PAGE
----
Queensland is on the brink of legalising euthanasia, but it only has a third of the recommended number of palliative care beds and half the recommended number of doctors.
Following the release of data from the Australian Institute of Health and Welfare that revealed Queenslanders with life-limiting illnesses spend, on average, less than a week being cared for in the public palliative care system, the President of the Australian Medical Association Queensland gave some insight into the woeful underfunding of palliative care in that state.
According to the Herald Sun, Professor Chris Perry said that Queensland palliative care services needed an additional $275 million annually to bring them to the level needed to sustain the growing demand. The Queensland Government will invest $150 million this year, and has “$171 million in investment earmarked for statewide palliative care across the next five financial years.”
It is not difficult to see the political convenience of offering $150 million in a year when the Government is trying to push through a euthanasia bill, but even at these supposedly high levels of funding, it is still less than 20 per cent of what is needed to offer palliative care to those who need it.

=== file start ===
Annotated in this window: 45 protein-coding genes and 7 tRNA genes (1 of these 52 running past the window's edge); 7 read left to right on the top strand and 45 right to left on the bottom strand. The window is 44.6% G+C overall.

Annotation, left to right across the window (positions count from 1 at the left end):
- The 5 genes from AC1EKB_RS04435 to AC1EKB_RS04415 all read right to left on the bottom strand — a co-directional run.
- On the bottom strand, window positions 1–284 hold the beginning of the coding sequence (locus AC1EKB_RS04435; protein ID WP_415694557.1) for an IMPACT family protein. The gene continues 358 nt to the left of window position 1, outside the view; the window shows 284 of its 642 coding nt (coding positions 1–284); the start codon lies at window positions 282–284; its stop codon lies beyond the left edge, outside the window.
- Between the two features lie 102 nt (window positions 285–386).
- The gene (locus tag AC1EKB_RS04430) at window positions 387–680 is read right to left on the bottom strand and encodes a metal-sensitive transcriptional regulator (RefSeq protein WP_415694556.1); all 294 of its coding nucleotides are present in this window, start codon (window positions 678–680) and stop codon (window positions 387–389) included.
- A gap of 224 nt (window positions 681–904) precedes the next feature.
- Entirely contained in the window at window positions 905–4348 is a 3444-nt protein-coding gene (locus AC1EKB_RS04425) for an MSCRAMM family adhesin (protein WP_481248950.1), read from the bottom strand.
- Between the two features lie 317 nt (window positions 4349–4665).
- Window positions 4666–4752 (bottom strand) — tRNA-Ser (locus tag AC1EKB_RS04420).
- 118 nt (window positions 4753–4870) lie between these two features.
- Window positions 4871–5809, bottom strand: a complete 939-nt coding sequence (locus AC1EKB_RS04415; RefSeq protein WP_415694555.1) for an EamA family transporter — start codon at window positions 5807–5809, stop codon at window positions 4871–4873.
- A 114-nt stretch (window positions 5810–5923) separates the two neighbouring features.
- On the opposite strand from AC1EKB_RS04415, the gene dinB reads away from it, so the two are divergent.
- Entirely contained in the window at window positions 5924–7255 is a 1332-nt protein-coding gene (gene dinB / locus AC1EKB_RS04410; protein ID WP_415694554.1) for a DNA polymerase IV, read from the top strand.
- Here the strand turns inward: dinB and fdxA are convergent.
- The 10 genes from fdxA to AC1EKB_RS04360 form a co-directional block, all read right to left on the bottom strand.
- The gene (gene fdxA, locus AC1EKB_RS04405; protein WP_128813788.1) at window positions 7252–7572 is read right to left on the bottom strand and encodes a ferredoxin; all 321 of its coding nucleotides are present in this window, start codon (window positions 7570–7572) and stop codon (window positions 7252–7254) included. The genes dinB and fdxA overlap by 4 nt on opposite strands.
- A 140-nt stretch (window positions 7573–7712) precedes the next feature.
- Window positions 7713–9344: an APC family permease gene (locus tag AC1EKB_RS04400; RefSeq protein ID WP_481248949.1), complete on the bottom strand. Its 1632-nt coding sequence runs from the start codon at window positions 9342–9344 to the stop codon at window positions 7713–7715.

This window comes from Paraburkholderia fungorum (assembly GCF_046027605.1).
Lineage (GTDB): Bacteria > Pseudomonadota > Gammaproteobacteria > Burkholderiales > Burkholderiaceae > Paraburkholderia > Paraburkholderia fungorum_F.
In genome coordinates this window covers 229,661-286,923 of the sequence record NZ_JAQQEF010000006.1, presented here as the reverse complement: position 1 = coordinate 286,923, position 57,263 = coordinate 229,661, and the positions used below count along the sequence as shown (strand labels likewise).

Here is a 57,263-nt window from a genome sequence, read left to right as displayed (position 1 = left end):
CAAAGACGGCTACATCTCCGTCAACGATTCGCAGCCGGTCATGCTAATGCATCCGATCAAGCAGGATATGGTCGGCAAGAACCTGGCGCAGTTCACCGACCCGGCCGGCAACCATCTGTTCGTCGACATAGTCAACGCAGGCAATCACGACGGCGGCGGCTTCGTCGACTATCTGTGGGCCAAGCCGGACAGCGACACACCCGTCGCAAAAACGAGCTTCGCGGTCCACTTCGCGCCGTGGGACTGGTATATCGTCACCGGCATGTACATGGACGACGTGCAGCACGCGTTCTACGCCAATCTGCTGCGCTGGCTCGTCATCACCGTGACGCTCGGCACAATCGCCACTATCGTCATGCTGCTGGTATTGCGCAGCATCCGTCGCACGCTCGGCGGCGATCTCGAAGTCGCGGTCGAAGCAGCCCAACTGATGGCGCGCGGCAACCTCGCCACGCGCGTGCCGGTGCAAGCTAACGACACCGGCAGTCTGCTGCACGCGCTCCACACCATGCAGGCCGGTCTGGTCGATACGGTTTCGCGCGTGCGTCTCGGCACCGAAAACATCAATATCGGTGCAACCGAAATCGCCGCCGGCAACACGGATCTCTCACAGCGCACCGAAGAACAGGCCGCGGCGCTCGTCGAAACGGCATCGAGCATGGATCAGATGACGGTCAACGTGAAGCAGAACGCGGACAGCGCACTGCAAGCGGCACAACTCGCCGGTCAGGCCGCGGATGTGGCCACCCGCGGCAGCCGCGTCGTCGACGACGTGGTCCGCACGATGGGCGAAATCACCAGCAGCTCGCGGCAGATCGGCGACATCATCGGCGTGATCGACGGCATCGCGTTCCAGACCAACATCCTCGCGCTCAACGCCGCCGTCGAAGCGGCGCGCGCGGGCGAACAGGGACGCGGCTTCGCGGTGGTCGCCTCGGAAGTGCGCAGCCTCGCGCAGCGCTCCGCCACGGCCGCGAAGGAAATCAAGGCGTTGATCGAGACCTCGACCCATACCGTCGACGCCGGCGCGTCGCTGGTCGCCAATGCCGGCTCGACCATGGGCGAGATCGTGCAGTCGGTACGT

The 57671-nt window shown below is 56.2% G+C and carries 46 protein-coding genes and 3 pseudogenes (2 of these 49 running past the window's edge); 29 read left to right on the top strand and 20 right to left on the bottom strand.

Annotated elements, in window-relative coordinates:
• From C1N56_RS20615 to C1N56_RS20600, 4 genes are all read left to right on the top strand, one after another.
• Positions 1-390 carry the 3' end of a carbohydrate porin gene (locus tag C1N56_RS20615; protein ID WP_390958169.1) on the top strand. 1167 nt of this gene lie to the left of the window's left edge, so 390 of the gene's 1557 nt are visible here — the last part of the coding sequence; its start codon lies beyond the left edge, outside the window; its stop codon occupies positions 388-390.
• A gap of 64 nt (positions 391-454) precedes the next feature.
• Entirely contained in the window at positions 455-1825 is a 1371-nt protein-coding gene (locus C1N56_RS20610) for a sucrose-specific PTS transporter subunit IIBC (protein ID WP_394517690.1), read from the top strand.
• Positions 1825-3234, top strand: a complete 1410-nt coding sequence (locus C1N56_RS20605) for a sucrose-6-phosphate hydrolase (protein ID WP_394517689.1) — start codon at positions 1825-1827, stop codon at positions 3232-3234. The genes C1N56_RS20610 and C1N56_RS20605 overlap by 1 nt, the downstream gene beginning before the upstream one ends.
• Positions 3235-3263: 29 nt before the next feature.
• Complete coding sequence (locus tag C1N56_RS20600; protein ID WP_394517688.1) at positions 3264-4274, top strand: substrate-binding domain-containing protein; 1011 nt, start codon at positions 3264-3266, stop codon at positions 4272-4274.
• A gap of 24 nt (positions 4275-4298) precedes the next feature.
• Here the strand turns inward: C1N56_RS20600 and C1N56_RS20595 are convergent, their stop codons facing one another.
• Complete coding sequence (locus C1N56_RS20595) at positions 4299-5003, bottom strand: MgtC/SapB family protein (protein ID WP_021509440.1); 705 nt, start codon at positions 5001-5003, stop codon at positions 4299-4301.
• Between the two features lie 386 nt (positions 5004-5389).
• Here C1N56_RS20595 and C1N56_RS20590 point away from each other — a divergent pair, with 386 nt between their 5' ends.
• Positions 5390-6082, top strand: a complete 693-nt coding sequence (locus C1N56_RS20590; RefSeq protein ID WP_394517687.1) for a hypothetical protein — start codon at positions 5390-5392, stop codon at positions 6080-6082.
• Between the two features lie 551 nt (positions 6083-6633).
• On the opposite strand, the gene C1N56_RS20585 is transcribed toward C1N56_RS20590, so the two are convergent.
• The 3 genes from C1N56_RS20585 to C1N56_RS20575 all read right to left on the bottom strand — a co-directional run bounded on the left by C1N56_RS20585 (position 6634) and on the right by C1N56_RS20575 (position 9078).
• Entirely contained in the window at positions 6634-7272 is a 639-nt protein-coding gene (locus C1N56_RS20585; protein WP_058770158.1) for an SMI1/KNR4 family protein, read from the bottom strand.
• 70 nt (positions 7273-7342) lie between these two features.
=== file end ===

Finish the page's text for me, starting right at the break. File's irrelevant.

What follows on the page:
Put simply, the Queensland Government isn’t interested in providing real choice to those who need palliative care.
Speaking to the Herald Sun, Professor Perry said:
“There is tsunami of demand for palliative care services in Queensland public hospitals and historic underfunding means we are struggling to meet those needs…
“Services are stretched beyond capacity and survive because of the wonderful clinicians providing care.
“For example in one of the largest health services in Queensland the number of dedicated public hospital specialist palliative care beds represents about one third of the recommended number for the population.”
Professor Perry went on to say that Queensland had only half of the recommended number of palliative care doctors to meet benchmarks.
“While palliative care should be available from diagnosis of a life-limiting illness, unfortunately the lack of funding means that specialist palliative care services may only be available to those with a prognosis of less than three months,” Professor Perry said.